Juniper is one of the most popular bonsai species for a variety of reasons. The first advantage is that it is ideal for beginners. If you forget to water your juniper bonsai, it will survive for an extra day or two.
This also makes them ideal for people who travel frequently and may need to wait a few days between waterings.
This enables even those with the busiest schedules to own a bonsai that produces impressive bark beneath a lovely canopy.
Another reason they are popular is their natural proclivity to grow close to the ground. This species is frequently used as ground cover and prefers to stay close to the ground. Because they are always growing downward, they make excellent cascade bonsai specimens.
They also have a natural tendency to grow compactly, giving them the appearance of being well-established at a young age.
The final reason I’ll mention is that they can be used as indoor or outdoor bonsai. This doubles their popularity because they can be trained in either direction. They will be equally happy in either situation as long as you can provide enough sunlight and a dormant period. This guide will teach you everything you need to know about caring for your Juniper bonsai.
Juniper Bonsai Placement
Remember that your Juniper is not an indoor plant and should not be treated as such. They must be provided with the proper amount of light and humidity or they will perish. Juniper bonsai can be grown both indoors and outdoors, as long as they are forced into dormancy. If grown indoors, they must be kept cool and exposed to less light than usual. This allows them to rest, which is genetically necessary for the survival of this species.
This species requires a lot of sunlight to grow, whether it’s indoors or outdoors. It is best if your tree receives morning sunlight as soon as possible. This will “wake the tree up” at the earliest opportunity, allowing for more growing time every day. Juniper bonsai should also be protected from direct midday sunlight; excessive exposure will burn the needles and cause foliage loss.
When to Water a Juniper Bonsai
Juniper is very popular because it is more forgiving of a missed watering now and then. Having said that, it is still a bonsai with little soil to absorb water from. Every day, check the moisture level of your bonsai by inserting a finger or chopstick into the soil. Feel how heavy the pot is when wet and then again when dry, and you’ll be able to tell eventually. Due to the high amount of sunlight it receives, you should expect to water this species at least once every other day.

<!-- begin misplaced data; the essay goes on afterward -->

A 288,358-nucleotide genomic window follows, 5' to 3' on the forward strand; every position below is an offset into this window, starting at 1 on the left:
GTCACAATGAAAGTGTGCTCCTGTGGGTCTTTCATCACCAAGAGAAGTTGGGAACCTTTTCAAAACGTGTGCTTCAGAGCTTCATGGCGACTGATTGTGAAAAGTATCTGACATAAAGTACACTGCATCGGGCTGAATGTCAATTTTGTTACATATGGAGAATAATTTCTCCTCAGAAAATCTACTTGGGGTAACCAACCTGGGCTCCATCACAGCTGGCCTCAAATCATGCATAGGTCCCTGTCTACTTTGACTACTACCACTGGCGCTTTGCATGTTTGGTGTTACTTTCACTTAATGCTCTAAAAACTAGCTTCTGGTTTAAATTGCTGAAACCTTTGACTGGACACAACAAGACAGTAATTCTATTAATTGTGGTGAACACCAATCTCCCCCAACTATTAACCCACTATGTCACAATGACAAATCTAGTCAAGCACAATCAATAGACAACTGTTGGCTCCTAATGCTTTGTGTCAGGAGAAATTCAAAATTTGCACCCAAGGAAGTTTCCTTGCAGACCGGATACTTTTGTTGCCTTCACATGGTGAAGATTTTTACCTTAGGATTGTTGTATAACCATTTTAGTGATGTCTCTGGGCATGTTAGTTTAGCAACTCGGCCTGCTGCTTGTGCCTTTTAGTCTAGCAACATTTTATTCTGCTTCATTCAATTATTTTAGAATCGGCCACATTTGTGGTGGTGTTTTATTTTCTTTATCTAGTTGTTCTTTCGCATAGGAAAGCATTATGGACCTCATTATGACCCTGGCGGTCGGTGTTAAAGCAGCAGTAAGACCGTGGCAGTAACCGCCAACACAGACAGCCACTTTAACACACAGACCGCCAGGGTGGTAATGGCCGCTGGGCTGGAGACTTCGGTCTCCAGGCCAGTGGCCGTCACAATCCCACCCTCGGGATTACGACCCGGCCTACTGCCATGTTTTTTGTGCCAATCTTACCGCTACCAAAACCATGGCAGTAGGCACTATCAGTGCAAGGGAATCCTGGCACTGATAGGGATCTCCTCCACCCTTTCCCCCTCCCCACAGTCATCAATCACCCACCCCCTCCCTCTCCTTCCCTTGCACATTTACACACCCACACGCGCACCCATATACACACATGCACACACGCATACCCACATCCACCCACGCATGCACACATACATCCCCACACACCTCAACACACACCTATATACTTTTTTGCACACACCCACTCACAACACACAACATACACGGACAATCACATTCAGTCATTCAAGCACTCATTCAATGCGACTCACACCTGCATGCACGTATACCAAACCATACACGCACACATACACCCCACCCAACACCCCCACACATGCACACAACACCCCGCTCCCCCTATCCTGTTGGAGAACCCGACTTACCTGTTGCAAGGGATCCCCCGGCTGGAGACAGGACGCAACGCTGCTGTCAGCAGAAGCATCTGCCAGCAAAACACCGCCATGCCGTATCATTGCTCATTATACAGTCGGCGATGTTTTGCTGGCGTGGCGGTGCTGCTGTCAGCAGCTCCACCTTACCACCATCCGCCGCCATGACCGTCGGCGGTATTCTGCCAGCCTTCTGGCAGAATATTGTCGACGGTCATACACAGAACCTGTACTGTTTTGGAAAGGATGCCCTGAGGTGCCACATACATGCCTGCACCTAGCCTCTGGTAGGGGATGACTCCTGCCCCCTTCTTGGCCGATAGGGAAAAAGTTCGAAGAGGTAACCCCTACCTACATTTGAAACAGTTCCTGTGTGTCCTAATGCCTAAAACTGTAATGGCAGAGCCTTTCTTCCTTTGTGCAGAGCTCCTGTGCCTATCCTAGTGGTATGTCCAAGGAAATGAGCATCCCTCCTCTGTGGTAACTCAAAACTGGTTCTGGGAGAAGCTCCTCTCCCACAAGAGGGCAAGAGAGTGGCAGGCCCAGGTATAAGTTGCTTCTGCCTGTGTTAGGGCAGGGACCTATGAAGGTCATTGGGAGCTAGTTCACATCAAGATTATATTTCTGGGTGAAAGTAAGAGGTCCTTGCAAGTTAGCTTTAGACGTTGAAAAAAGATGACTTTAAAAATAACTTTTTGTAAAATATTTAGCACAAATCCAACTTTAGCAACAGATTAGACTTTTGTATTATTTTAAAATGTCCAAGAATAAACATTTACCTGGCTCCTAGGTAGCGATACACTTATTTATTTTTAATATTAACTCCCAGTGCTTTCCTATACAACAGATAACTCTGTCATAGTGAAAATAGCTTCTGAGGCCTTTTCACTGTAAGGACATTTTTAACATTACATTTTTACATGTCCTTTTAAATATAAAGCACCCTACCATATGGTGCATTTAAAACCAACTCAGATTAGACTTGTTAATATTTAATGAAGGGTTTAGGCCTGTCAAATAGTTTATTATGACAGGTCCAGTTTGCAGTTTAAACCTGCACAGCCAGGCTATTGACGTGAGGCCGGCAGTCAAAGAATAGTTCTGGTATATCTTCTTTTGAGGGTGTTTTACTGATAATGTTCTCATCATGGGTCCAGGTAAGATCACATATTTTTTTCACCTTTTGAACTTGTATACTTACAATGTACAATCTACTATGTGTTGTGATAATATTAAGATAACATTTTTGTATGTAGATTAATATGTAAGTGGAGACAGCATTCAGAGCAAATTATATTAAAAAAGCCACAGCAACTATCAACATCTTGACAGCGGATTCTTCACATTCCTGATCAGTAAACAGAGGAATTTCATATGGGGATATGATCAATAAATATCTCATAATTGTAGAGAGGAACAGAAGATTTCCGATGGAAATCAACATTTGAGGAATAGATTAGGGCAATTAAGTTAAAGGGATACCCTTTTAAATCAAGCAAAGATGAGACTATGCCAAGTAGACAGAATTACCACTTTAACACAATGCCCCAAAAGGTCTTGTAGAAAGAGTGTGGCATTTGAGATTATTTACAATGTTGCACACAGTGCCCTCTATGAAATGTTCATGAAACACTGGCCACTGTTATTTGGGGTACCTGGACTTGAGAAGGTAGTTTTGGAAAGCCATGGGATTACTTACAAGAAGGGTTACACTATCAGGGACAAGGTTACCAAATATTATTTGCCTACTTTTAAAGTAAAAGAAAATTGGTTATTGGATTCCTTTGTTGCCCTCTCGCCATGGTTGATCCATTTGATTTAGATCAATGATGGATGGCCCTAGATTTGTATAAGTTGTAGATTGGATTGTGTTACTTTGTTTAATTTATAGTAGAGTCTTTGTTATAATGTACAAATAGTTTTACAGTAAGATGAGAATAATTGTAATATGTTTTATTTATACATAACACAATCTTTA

There are numerous methods for watering a bonsai available to you. The oldest trick in the book is to fill a water bottle with water and dump it on. This will suffice if that is all you are willing to do, but make sure you water the entire surface rather than just the center. If at all possible, immerse the entire pot in a tub of water for about a minute. Remove the pot and allow the excess water to drain. Bonsai trainers prefer this method because it ensures that all of the soil is adequately moist.
Juniper Bonsai Soil and Fertilization
Juniper species prefer soil that drains well and allows airflow to the roots. Use soil that contains a high percentage of arrogates, which allow water to flow quickly. If you water your Juniper bonsai and see water pooling on the surface, this indicates that the soil drainage is inadequate. Failure to do so will result in root rot, which, if not treated, will eventually kill the tree.
Fertilizing is frequently overlooked in bonsai training, especially by beginners. Bonsai are not grown by stunting growth, and if you do not fertilize your tree, it will sacrifice older foliage in order to grow new. During the growing season, fertilize this species every other week with a nitrogen-balanced fertilizer. Slow down to once a month feeding from fall to winter.
Training a Juniper Bonsai
It’s difficult to cover all of the techniques for training a bonsai in a care article, so you’ll need to do some additional research on this. I’ll go over some training techniques that are unique to this species, such as pinching back growth rather than cutting. You should pinch back new growth on a Juniper bonsai because cutting it back will cause the surrounding needles to die off. Simply pluck the needles you don’t want from the branch, leaving the ones you do want in place.
Juniper trees, in terms of branch growth, prefer to grow as close to the ground as possible. As a result, you’ll want to keep all downward-growing branches trimmed to keep it looking like a tree. Juniper is also well-known for its porous wood, which contours well into dead wood and rocks. As a result, they are frequently trained to root over rock formations.